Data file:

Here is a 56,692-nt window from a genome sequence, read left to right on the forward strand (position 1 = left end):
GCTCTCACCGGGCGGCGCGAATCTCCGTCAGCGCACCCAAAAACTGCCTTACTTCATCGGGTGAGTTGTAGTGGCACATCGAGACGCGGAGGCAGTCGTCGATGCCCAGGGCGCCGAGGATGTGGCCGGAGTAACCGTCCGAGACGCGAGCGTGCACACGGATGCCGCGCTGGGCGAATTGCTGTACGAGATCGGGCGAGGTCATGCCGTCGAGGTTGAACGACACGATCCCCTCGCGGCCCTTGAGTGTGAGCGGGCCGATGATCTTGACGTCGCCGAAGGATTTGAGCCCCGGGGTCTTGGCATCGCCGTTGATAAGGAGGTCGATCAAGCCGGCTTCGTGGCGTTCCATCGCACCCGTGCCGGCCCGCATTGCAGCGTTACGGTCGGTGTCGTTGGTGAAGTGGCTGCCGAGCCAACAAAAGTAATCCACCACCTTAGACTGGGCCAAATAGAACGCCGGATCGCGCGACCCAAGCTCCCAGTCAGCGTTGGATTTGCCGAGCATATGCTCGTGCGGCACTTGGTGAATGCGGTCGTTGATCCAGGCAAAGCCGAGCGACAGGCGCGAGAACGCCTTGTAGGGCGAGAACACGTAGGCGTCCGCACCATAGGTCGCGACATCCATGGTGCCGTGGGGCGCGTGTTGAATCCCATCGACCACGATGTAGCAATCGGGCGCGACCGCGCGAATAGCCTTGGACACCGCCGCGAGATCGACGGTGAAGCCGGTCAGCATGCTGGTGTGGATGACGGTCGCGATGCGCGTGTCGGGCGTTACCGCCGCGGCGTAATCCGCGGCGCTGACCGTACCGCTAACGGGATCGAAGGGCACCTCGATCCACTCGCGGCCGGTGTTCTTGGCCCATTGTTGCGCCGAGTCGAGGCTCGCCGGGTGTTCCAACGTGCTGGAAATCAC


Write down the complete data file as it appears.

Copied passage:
Here is a 56,692-nt window from a genome sequence, read left to right on the forward strand (position 1 = left end):
GCTCTCACCGGGCGGCGCGAATCTCCGTCAGCGCACCCAAAAACTGCCTTACTTCATCGGGTGAGTTGTAGTGGCACATCGAGACGCGGAGGCAGTCGTCGATGCCCAGGGCGCCGAGGATGTGGCCGGAGTAACCGTCCGAGACGCGAGCGTGCACACGGATGCCGCGCTGGGCGAATTGCTGTACGAGATCGGGCGAGGTCATGCCGTCGAGGTTGAACGACACGATCCCCTCGCGGCCCTTGAGTGTGAGCGGGCCGATGATCTTGACGTCGCCGAAGGATTTGAGCCCCGGGGTCTTGGCATCGCCGTTGATAAGGAGGTCGATCAAGCCGGCTTCGTGGCGTTCCATCGCACCCGTGCCGGCCCGCATTGCAGCGTTACGGTCGGTGTCGTTGGTGAAGTGGCTGCCGAGCCAACAAAAGTAATCCACCACCTTAGACTGGGCCAAATAGAACGCCGGATCGCGCGACCCAAGCTCCCAGTCAGCGTTGGATTTGCCGAGCATATGCTCGTGCGGCACTTGGTGAATGCGGTCGTTGATCCAGGCAAAGCCGAGCGACAGGCGCGAGAACGCCTTGTAGGGCGAGAACACGTAGGCGTCCGCACCATAGGTCGCGACATCCATGGTGCCGTGGGGCGCGTGTTGAATCCCATCGACCACGATGTAGCAATCGGGCGCGACCGCGCGAATAGCCTTGGACACCGCCGCGAGATCGACGGTGAAGCCGGTCAGCATGCTGGTGTGGATGACGGTCGCGATGCGCGTGTCGGGCGTTACCGCCGCGGCGTAATCCGCGGCGCTGACCGTACCGCTAACGGGATCGAAGGGCACCTCGATCCACTCGCGGCCGGTGTTCTTGGCCCATTGTTGCGCCGAGTCGAGGCTCGCCGGGTGTTCCAACGTGCTGGAAATCAC